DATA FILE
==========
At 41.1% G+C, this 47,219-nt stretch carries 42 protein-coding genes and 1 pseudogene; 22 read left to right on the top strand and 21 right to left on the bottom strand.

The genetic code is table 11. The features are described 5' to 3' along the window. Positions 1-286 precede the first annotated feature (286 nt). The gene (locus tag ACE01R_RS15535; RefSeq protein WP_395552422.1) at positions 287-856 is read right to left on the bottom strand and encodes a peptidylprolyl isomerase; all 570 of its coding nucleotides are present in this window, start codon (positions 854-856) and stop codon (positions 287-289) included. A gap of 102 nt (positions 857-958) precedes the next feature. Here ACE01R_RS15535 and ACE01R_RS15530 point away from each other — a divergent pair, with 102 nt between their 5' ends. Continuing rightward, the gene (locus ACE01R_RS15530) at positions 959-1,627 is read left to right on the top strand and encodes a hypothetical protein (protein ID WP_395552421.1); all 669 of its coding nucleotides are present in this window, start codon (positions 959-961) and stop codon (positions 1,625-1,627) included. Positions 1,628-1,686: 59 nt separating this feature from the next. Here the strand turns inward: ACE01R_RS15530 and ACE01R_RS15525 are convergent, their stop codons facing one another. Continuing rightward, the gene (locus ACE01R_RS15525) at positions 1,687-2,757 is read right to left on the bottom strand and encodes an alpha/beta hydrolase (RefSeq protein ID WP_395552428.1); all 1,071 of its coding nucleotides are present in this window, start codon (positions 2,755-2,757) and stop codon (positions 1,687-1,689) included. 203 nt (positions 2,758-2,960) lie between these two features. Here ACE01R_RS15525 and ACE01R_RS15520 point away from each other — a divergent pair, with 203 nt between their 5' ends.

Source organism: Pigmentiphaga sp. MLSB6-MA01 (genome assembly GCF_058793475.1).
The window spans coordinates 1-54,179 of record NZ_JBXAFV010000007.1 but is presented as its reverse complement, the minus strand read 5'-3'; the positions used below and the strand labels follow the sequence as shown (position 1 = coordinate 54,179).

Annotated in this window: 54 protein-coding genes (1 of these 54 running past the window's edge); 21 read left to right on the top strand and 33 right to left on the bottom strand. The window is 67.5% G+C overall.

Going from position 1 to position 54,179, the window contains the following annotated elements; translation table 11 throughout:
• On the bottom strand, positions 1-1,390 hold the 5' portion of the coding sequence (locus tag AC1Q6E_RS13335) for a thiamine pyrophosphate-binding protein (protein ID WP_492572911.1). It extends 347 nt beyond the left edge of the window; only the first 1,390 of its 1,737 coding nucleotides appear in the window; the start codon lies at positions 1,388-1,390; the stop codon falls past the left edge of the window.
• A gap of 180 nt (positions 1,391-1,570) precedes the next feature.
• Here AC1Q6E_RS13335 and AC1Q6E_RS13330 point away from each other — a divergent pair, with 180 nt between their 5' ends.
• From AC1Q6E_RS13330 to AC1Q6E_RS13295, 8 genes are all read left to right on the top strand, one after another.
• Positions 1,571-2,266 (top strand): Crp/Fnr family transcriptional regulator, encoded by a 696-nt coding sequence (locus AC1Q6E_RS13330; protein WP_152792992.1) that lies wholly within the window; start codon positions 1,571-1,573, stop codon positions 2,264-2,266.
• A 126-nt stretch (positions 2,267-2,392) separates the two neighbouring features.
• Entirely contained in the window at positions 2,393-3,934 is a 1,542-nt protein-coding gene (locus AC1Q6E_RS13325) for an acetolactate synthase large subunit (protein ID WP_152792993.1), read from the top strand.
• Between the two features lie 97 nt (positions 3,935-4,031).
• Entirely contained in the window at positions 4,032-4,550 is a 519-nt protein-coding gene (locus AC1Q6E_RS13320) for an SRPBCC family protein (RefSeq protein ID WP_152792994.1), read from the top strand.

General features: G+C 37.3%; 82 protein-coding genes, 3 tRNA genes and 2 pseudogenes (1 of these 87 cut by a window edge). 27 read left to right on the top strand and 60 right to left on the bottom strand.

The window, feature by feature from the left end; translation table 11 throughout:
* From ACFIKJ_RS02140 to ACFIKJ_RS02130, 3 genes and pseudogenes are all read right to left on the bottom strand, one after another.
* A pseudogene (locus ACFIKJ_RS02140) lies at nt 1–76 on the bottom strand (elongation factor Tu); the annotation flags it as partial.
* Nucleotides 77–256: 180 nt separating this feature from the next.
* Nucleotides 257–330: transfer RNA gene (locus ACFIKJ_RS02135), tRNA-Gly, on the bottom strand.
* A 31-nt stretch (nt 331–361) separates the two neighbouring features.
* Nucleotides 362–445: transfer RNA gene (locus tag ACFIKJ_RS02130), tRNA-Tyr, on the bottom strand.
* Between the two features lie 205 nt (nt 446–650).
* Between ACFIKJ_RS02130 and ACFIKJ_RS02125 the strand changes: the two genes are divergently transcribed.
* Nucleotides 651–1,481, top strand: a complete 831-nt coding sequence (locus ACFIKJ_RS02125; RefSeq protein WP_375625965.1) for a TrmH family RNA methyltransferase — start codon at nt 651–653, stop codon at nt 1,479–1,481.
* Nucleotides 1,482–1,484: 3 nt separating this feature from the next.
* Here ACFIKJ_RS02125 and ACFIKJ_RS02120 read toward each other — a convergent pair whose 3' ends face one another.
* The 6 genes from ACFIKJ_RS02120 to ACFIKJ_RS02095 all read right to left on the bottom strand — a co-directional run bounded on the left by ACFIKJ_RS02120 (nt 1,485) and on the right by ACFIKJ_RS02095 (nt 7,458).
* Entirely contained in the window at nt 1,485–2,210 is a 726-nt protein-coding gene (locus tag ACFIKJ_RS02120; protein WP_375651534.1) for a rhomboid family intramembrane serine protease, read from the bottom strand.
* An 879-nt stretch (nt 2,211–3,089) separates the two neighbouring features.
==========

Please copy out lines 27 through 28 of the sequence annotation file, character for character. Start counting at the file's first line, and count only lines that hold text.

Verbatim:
* Nucleotides 1,482–1,484: 3 nt separating this feature from the next.
* Here ACFIKJ_RS02125 and ACFIKJ_RS02120 read toward each other — a convergent pair whose 3' ends face one another.